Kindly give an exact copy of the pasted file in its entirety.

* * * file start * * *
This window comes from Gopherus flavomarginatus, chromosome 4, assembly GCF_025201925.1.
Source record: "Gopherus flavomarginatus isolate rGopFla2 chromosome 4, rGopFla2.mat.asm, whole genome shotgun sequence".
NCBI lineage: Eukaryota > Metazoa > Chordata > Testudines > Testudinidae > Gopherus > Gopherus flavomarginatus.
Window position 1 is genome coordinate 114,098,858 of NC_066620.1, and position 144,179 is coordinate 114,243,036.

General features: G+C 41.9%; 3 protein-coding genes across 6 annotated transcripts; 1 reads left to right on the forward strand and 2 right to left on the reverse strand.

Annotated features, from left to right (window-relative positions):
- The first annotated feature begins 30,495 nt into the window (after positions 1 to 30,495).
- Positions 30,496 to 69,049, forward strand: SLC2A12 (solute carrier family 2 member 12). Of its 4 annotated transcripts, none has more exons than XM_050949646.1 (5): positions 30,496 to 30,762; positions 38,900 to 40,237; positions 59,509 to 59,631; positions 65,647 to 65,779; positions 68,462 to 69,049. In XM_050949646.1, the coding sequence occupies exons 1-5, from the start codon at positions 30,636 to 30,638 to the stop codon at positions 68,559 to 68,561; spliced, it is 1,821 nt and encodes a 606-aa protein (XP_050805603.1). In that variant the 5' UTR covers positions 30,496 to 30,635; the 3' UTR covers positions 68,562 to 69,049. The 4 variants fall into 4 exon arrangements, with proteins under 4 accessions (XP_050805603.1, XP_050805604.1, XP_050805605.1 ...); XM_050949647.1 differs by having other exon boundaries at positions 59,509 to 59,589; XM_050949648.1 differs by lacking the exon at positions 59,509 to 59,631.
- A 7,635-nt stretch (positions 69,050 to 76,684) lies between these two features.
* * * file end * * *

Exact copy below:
This window comes from Gopherus flavomarginatus, chromosome 4, assembly GCF_025201925.1.
Source record: "Gopherus flavomarginatus isolate rGopFla2 chromosome 4, rGopFla2.mat.asm, whole genome shotgun sequence".
NCBI lineage: Eukaryota > Metazoa > Chordata > Testudines > Testudinidae > Gopherus > Gopherus flavomarginatus.
Window position 1 is genome coordinate 114,098,858 of NC_066620.1, and position 144,179 is coordinate 114,243,036.

General features: G+C 41.9%; 3 protein-coding genes across 6 annotated transcripts; 1 reads left to right on the forward strand and 2 right to left on the reverse strand.

Annotated features, from left to right (window-relative positions):
- The first annotated feature begins 30,495 nt into the window (after positions 1 to 30,495).
- Positions 30,496 to 69,049, forward strand: SLC2A12 (solute carrier family 2 member 12). Of its 4 annotated transcripts, none has more exons than XM_050949646.1 (5): positions 30,496 to 30,762; positions 38,900 to 40,237; positions 59,509 to 59,631; positions 65,647 to 65,779; positions 68,462 to 69,049. In XM_050949646.1, the coding sequence occupies exons 1-5, from the start codon at positions 30,636 to 30,638 to the stop codon at positions 68,559 to 68,561; spliced, it is 1,821 nt and encodes a 606-aa protein (XP_050805603.1). In that variant the 5' UTR covers positions 30,496 to 30,635; the 3' UTR covers positions 68,562 to 69,049. The 4 variants fall into 4 exon arrangements, with proteins under 4 accessions (XP_050805603.1, XP_050805604.1, XP_050805605.1 ...); XM_050949647.1 differs by having other exon boundaries at positions 59,509 to 59,589; XM_050949648.1 differs by lacking the exon at positions 59,509 to 59,631.
- A 7,635-nt stretch (positions 69,050 to 76,684) lies between these two features.